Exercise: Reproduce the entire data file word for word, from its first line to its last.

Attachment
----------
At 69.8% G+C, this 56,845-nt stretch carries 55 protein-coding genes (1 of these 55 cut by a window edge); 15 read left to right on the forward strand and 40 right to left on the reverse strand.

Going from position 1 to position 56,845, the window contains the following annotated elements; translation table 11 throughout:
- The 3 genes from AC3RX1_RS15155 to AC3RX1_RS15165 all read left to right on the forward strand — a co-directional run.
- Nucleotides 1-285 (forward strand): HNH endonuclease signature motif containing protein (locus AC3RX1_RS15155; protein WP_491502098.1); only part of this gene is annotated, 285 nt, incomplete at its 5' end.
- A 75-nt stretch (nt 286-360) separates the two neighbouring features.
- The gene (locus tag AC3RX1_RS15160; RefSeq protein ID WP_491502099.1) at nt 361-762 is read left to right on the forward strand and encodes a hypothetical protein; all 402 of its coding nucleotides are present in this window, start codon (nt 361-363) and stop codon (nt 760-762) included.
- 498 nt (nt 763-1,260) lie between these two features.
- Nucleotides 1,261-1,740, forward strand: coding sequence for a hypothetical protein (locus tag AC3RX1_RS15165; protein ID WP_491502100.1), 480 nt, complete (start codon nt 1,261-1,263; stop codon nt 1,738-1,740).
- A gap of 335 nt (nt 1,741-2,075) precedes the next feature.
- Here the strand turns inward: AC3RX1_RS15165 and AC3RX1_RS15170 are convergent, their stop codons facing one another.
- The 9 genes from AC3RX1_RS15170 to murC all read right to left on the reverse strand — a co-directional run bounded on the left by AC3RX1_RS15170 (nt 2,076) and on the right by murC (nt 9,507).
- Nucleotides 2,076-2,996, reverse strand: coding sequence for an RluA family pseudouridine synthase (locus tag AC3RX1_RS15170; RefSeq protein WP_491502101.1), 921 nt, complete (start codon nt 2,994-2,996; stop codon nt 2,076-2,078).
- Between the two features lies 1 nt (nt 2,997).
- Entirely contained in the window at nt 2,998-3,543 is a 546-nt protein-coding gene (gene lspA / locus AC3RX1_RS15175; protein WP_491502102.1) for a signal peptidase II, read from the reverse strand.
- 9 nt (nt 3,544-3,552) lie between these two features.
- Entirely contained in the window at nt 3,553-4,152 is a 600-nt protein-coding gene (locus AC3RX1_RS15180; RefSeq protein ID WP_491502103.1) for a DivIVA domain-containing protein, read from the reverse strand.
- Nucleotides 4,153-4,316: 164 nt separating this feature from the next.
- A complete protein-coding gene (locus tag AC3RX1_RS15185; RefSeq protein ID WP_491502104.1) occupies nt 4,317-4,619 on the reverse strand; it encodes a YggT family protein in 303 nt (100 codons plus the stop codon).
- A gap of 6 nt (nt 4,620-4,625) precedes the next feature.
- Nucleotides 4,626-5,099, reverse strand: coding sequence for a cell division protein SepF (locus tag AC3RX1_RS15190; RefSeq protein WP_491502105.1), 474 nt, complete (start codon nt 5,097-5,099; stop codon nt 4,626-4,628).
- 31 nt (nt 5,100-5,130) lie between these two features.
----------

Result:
At 69.8% G+C, this 56,845-nt stretch carries 55 protein-coding genes (1 of these 55 cut by a window edge); 15 read left to right on the forward strand and 40 right to left on the reverse strand.

Going from position 1 to position 56,845, the window contains the following annotated elements; translation table 11 throughout:
- The 3 genes from AC3RX1_RS15155 to AC3RX1_RS15165 all read left to right on the forward strand — a co-directional run.
- Nucleotides 1-285 (forward strand): HNH endonuclease signature motif containing protein (locus AC3RX1_RS15155; protein WP_491502098.1); only part of this gene is annotated, 285 nt, incomplete at its 5' end.
- A 75-nt stretch (nt 286-360) separates the two neighbouring features.
- The gene (locus tag AC3RX1_RS15160; RefSeq protein ID WP_491502099.1) at nt 361-762 is read left to right on the forward strand and encodes a hypothetical protein; all 402 of its coding nucleotides are present in this window, start codon (nt 361-363) and stop codon (nt 760-762) included.
- 498 nt (nt 763-1,260) lie between these two features.
- Nucleotides 1,261-1,740, forward strand: coding sequence for a hypothetical protein (locus tag AC3RX1_RS15165; protein ID WP_491502100.1), 480 nt, complete (start codon nt 1,261-1,263; stop codon nt 1,738-1,740).
- A gap of 335 nt (nt 1,741-2,075) precedes the next feature.
- Here the strand turns inward: AC3RX1_RS15165 and AC3RX1_RS15170 are convergent, their stop codons facing one another.
- The 9 genes from AC3RX1_RS15170 to murC all read right to left on the reverse strand — a co-directional run bounded on the left by AC3RX1_RS15170 (nt 2,076) and on the right by murC (nt 9,507).
- Nucleotides 2,076-2,996, reverse strand: coding sequence for an RluA family pseudouridine synthase (locus tag AC3RX1_RS15170; RefSeq protein WP_491502101.1), 921 nt, complete (start codon nt 2,994-2,996; stop codon nt 2,076-2,078).
- Between the two features lies 1 nt (nt 2,997).
- Entirely contained in the window at nt 2,998-3,543 is a 546-nt protein-coding gene (gene lspA / locus AC3RX1_RS15175; protein WP_491502102.1) for a signal peptidase II, read from the reverse strand.
- 9 nt (nt 3,544-3,552) lie between these two features.
- Entirely contained in the window at nt 3,553-4,152 is a 600-nt protein-coding gene (locus AC3RX1_RS15180; RefSeq protein ID WP_491502103.1) for a DivIVA domain-containing protein, read from the reverse strand.
- Nucleotides 4,153-4,316: 164 nt separating this feature from the next.
- A complete protein-coding gene (locus tag AC3RX1_RS15185; RefSeq protein ID WP_491502104.1) occupies nt 4,317-4,619 on the reverse strand; it encodes a YggT family protein in 303 nt (100 codons plus the stop codon).
- A gap of 6 nt (nt 4,620-4,625) precedes the next feature.
- Nucleotides 4,626-5,099, reverse strand: coding sequence for a cell division protein SepF (locus tag AC3RX1_RS15190; RefSeq protein WP_491502105.1), 474 nt, complete (start codon nt 5,097-5,099; stop codon nt 4,626-4,628).
- 31 nt (nt 5,100-5,130) lie between these two features.